More research shows that batteries aren't necessarily helping decarbonize the grid. In many cases, according to a team from the Rochester Institute of Technology, batteries are making it dirtier.
The team, led by Naga Srujana Goteti of RIT’s Golisano Institute for Sustainability, found batteries installed on the Midcontinent Independent System Operator (MISO) grid led to a net increase in carbon emissions, by increasing coal consumption.
The finding is not entirely surprising, since coal is one of the major generation sources on the MISO grid. But in New York, where coal is a minor component of the generation mix, batteries could still result in increased emissions if gas prices are high.
“With current low natural-gas prices, adding storage slightly reduces carbon emissions in New York, while increasing them in the Midcontinent ISO,” states the study.
“Storage increases carbon emissions when it enables a high-emissions generator, such as a coal plant, to substitute for a cleaner plant, such as natural gas.”
The study unpacks the complex relationship between emissions, generation mixes and pricing.
Because the batteries under study are set up to charge when electricity prices fall and discharge when the price rises, they increase consumption of whatever generation source is in use when energy demand is low.
In a coal-based grid such as MISO, for example, charging batteries at night creates extra electricity demand that will mostly be met by coal generation even if the wind is blowing.
This coal-based energy then gets released during peak demand periods, often displacing lower-carbon natural gas.
As a result, “in a coal-based grid, storage increases emissions even if you charge from renewables,” Goteti said, unless excess renewable generation is being curtailed and can be used for charging instead.
Depending on fuel pricing, this can hold true even on a grid like that managed by the New York Independent System Operator, where generation is predominantly carbon-free.
Only about 3 percent of New York’s electricity comes from coal, which means emissions from battery storage are usually a result of charging on natural gas.
But if the price of gas were to go up to $5 per million Btu, from the $2.60 level at the time of the study, coal would be dispatched first and could end up being used for battery-charging, leading to increased emissions overall.
The researchers were able to calculate roughly how much renewable energy would be needed on a grid for batteries to start cutting emissions. In MISO, storage would not be carbon-neutral until the share of wind and solar reached 18 percent.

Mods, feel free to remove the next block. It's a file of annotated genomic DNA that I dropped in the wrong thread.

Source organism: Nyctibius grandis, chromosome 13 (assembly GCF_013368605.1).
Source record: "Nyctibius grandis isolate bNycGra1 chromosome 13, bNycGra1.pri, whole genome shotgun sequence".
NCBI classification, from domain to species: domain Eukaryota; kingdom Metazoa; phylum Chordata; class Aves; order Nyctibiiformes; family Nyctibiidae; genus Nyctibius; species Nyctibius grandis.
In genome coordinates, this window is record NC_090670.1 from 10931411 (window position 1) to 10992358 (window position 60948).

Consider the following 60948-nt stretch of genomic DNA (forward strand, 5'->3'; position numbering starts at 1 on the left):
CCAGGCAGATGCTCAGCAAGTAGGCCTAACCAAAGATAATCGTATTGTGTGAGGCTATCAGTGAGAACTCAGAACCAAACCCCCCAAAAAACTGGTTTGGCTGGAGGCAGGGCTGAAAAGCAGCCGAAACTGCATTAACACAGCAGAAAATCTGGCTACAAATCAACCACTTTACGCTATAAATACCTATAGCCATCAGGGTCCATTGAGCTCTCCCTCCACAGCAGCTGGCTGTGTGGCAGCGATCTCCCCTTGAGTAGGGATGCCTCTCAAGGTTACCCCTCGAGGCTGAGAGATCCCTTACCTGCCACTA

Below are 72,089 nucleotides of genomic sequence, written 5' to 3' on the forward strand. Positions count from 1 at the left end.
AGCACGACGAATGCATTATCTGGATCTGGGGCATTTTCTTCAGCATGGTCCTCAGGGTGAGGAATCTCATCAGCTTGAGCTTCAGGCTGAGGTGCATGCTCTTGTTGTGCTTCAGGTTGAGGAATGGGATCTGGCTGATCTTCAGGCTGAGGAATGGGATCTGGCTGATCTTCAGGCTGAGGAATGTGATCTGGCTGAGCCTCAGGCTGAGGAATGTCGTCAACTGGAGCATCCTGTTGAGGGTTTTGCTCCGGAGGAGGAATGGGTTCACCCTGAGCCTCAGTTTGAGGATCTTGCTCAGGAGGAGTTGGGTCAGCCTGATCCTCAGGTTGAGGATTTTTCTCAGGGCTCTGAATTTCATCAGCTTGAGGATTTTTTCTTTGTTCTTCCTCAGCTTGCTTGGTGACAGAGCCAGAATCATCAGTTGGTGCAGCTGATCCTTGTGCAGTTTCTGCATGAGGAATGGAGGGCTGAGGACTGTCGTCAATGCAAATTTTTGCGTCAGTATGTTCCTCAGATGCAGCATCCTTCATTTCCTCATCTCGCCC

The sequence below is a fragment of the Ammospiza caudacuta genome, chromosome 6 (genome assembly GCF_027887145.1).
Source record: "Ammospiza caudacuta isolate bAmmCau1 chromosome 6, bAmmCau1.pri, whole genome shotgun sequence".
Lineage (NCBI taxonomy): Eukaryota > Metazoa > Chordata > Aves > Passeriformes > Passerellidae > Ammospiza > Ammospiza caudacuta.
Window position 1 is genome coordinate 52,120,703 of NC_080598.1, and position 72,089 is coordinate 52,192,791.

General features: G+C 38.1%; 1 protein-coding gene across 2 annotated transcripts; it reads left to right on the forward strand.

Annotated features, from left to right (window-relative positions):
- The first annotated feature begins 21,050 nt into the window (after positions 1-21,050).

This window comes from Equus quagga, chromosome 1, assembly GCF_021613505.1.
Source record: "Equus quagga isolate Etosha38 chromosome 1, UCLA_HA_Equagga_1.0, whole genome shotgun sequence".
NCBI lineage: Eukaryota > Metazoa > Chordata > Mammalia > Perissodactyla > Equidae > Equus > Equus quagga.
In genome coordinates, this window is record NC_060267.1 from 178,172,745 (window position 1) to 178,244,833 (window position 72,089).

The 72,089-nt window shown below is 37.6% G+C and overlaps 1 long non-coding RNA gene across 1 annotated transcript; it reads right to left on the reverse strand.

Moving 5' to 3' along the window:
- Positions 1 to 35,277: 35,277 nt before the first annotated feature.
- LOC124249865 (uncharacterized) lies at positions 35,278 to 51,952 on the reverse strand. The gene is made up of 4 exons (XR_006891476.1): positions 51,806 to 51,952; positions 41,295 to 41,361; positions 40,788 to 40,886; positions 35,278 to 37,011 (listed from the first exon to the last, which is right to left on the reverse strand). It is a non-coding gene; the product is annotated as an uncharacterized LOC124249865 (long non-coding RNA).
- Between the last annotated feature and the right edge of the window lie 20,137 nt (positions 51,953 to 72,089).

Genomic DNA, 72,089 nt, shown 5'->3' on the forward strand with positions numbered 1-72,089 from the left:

As with New York, this level is highly sensitive to the price of natural gas. If gas were to go up to $5 per million Btu in MISO, the system operator would need to get 35 percent of its generation from renewables before storage could become carbon-neutral.
Such a percentage of renewable generation is likely to be at least a decade away, the study commented.
Currently, MISO has a negligible amount of solar generation; around 7.6 percent of the operator’s electricity comes from wind and a further 3.3 percent comes from a mix of other sources, including hydro and biomass but also diesel.
“The effect of natural-gas price leaves the economic and environmental effects of storage at odds,” concludes the report. “We have found that storage-induced emissions that are zero or negative depend on the currently-low natural gas prices.
“However, storage providing energy arbitrage only makes financial sense if natural gas becomes more expensive, in which case energy storage will induce greater use of coal generation, increasing system emissions.”
While the research may be sobering for those who assume batteries automatically cut emissions by mopping up renewable generation, Goteti and her colleagues also discovered that the picture could change radically with carbon taxes.
“A carbon price on emissions from generators would shift operation to make energy storage carbon-neutral even with current wind and solar capacities,” said the study.
At the end of the day, said Daniel Finn-Foley, senior energy storage analyst at GTM Research, “it depends on why you're installing storage. If you are adding storage in the MISO region then you're aiming to maximize revenue, not limit greenhouse gas emissions reductions.
“Operating storage to provide another less-economic service, such as capturing curtailed wind or shifting solar energy to times of peak use, would yield much different results.”
In January of last year, researchers showed that residential battery storage could be a significant source of emissions if not paired directly with renewable energy.